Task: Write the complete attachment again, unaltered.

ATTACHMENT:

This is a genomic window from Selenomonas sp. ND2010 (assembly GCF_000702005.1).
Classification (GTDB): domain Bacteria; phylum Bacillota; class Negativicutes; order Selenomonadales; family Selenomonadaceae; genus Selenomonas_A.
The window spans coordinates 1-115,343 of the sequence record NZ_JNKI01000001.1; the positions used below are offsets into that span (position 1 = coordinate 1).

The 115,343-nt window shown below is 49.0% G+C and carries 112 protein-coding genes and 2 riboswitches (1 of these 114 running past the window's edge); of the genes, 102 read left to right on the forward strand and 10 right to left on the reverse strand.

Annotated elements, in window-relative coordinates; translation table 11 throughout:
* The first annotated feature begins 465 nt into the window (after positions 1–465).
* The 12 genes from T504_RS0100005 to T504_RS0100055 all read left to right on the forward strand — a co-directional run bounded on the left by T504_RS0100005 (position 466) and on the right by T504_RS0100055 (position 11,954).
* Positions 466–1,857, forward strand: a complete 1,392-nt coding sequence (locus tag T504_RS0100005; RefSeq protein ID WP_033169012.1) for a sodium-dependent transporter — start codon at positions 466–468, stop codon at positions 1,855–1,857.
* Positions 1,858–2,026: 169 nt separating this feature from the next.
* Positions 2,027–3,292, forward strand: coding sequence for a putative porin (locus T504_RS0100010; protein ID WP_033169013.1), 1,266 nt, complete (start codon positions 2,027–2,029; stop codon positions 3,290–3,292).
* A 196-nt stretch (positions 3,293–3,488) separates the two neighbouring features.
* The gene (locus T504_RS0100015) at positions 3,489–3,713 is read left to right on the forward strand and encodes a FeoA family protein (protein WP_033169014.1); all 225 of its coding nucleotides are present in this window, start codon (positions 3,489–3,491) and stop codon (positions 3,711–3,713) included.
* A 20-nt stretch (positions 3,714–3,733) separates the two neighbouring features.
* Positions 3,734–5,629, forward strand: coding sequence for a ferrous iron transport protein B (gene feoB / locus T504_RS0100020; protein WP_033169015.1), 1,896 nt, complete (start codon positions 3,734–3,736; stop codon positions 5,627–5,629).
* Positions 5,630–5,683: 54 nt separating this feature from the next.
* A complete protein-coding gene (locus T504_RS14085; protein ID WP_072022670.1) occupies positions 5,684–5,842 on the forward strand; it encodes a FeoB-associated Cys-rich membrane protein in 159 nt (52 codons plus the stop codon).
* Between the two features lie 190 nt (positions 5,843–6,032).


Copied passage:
This is a genomic window from Selenomonas sp. ND2010 (assembly GCF_000702005.1).
Classification (GTDB): domain Bacteria; phylum Bacillota; class Negativicutes; order Selenomonadales; family Selenomonadaceae; genus Selenomonas_A.
The window spans coordinates 1-115,343 of the sequence record NZ_JNKI01000001.1; the positions used below are offsets into that span (position 1 = coordinate 1).

The 115,343-nt window shown below is 49.0% G+C and carries 112 protein-coding genes and 2 riboswitches (1 of these 114 running past the window's edge); of the genes, 102 read left to right on the forward strand and 10 right to left on the reverse strand.

Annotated elements, in window-relative coordinates; translation table 11 throughout:
* The first annotated feature begins 465 nt into the window (after positions 1–465).
* The 12 genes from T504_RS0100005 to T504_RS0100055 all read left to right on the forward strand — a co-directional run bounded on the left by T504_RS0100005 (position 466) and on the right by T504_RS0100055 (position 11,954).
* Positions 466–1,857, forward strand: a complete 1,392-nt coding sequence (locus tag T504_RS0100005; RefSeq protein ID WP_033169012.1) for a sodium-dependent transporter — start codon at positions 466–468, stop codon at positions 1,855–1,857.
* Positions 1,858–2,026: 169 nt separating this feature from the next.
* Positions 2,027–3,292, forward strand: coding sequence for a putative porin (locus T504_RS0100010; protein ID WP_033169013.1), 1,266 nt, complete (start codon positions 2,027–2,029; stop codon positions 3,290–3,292).
* A 196-nt stretch (positions 3,293–3,488) separates the two neighbouring features.
* The gene (locus T504_RS0100015) at positions 3,489–3,713 is read left to right on the forward strand and encodes a FeoA family protein (protein WP_033169014.1); all 225 of its coding nucleotides are present in this window, start codon (positions 3,489–3,491) and stop codon (positions 3,711–3,713) included.
* A 20-nt stretch (positions 3,714–3,733) separates the two neighbouring features.
* Positions 3,734–5,629, forward strand: coding sequence for a ferrous iron transport protein B (gene feoB / locus T504_RS0100020; protein WP_033169015.1), 1,896 nt, complete (start codon positions 3,734–3,736; stop codon positions 5,627–5,629).
* Positions 5,630–5,683: 54 nt separating this feature from the next.
* A complete protein-coding gene (locus T504_RS14085; protein ID WP_072022670.1) occupies positions 5,684–5,842 on the forward strand; it encodes a FeoB-associated Cys-rich membrane protein in 159 nt (52 codons plus the stop codon).
* Between the two features lie 190 nt (positions 5,843–6,032).